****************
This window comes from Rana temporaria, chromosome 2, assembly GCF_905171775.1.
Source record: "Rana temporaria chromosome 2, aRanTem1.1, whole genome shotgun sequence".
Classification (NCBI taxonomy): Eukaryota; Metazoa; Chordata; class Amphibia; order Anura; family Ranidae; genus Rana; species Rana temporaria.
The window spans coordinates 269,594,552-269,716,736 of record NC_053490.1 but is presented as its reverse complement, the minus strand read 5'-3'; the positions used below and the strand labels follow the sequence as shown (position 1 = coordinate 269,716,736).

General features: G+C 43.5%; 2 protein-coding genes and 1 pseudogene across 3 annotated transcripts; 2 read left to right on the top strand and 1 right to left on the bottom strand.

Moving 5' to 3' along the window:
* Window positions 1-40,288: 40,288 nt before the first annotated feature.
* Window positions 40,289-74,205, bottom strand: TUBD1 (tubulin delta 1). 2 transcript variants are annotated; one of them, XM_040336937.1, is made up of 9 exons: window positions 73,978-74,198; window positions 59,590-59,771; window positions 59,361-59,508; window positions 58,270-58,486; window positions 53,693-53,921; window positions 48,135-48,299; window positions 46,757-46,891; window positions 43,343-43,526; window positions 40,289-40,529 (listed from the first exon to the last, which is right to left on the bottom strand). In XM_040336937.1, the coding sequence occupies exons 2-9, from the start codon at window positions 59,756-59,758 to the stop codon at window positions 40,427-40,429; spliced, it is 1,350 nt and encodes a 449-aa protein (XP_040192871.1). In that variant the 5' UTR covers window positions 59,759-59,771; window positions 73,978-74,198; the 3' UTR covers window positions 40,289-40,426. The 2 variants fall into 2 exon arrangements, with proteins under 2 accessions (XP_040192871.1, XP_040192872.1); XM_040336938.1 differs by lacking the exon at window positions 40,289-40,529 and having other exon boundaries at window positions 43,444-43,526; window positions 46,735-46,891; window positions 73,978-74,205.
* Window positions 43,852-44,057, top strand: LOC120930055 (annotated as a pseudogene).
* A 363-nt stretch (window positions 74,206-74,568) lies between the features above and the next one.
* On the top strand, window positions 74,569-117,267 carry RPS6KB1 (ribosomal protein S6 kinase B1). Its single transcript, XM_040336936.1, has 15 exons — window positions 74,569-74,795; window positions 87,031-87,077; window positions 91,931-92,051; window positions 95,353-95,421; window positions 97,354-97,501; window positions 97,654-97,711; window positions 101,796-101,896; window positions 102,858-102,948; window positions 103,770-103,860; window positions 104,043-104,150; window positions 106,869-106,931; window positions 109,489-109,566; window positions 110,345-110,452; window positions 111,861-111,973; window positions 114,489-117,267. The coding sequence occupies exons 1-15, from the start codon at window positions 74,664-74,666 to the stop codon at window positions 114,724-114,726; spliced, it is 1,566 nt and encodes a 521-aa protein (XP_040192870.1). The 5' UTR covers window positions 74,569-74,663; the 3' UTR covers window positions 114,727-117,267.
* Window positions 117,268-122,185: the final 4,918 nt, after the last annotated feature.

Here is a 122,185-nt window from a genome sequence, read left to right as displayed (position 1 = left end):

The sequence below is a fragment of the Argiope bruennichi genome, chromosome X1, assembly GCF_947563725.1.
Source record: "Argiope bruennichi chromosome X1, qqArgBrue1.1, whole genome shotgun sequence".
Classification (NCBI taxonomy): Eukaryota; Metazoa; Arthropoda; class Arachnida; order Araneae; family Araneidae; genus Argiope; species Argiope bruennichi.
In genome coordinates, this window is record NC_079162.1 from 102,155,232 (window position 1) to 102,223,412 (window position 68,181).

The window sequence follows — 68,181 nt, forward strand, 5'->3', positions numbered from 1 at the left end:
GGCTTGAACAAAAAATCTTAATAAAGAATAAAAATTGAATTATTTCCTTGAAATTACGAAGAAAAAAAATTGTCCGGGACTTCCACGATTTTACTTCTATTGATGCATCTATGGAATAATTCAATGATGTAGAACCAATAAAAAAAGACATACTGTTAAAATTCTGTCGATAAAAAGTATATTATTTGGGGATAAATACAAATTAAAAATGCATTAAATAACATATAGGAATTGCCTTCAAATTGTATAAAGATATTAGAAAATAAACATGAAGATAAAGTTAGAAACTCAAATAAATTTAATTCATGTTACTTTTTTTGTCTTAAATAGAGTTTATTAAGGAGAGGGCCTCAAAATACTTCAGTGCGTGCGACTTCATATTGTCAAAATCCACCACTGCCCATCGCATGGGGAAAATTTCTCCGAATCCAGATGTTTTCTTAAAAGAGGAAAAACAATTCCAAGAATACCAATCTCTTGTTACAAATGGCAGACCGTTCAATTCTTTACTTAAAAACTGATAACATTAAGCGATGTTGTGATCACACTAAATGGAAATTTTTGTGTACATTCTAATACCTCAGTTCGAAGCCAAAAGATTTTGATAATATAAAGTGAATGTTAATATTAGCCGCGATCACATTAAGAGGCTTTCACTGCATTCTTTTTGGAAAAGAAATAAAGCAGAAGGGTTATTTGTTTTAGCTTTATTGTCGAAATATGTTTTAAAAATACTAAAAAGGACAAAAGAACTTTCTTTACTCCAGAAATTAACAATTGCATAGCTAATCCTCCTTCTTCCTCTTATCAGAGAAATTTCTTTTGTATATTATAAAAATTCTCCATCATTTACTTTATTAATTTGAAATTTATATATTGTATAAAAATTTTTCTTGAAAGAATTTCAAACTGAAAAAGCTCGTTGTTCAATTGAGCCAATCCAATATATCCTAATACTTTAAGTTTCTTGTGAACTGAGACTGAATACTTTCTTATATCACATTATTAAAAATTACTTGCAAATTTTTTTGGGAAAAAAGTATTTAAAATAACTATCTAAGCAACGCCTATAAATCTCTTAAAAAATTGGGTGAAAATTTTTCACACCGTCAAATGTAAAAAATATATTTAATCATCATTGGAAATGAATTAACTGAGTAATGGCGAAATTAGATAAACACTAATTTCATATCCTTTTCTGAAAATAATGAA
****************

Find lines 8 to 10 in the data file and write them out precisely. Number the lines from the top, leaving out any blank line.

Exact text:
* Window positions 40,289-74,205, bottom strand: TUBD1 (tubulin delta 1). 2 transcript variants are annotated; one of them, XM_040336937.1, is made up of 9 exons: window positions 73,978-74,198; window positions 59,590-59,771; window positions 59,361-59,508; window positions 58,270-58,486; window positions 53,693-53,921; window positions 48,135-48,299; window positions 46,757-46,891; window positions 43,343-43,526; window positions 40,289-40,529 (listed from the first exon to the last, which is right to left on the bottom strand). In XM_040336937.1, the coding sequence occupies exons 2-9, from the start codon at window positions 59,756-59,758 to the stop codon at window positions 40,427-40,429; spliced, it is 1,350 nt and encodes a 449-aa protein (XP_040192871.1). In that variant the 5' UTR covers window positions 59,759-59,771; window positions 73,978-74,198; the 3' UTR covers window positions 40,289-40,426. The 2 variants fall into 2 exon arrangements, with proteins under 2 accessions (XP_040192871.1, XP_040192872.1); XM_040336938.1 differs by lacking the exon at window positions 40,289-40,529 and having other exon boundaries at window positions 43,444-43,526; window positions 46,735-46,891; window positions 73,978-74,205.
* Window positions 43,852-44,057, top strand: LOC120930055 (annotated as a pseudogene).
* A 363-nt stretch (window positions 74,206-74,568) lies between the features above and the next one.